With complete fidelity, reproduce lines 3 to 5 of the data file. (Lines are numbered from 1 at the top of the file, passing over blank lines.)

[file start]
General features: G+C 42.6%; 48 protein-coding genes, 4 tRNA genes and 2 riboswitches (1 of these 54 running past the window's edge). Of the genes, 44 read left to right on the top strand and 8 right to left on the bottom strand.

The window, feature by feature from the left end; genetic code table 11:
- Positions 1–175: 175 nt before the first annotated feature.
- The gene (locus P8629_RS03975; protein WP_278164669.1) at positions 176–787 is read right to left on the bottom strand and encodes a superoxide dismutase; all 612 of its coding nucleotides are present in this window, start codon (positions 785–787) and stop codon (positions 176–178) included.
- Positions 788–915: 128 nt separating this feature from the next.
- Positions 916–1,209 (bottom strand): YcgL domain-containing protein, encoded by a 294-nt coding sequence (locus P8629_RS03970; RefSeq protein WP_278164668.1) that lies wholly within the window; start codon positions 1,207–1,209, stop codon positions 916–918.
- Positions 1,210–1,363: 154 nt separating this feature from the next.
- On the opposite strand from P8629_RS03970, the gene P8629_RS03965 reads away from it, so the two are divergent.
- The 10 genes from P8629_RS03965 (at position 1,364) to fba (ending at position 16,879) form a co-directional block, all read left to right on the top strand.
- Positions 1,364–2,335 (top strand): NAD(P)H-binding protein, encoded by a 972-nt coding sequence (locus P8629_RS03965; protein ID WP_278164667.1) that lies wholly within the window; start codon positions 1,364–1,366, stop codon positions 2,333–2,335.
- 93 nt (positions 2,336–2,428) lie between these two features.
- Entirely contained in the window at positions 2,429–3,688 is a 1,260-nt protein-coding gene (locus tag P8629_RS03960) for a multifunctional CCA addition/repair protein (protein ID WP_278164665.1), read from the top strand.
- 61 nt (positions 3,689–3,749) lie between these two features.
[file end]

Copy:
- Positions 1–175: 175 nt before the first annotated feature.
- The gene (locus P8629_RS03975; protein WP_278164669.1) at positions 176–787 is read right to left on the bottom strand and encodes a superoxide dismutase; all 612 of its coding nucleotides are present in this window, start codon (positions 785–787) and stop codon (positions 176–178) included.
- Positions 788–915: 128 nt separating this feature from the next.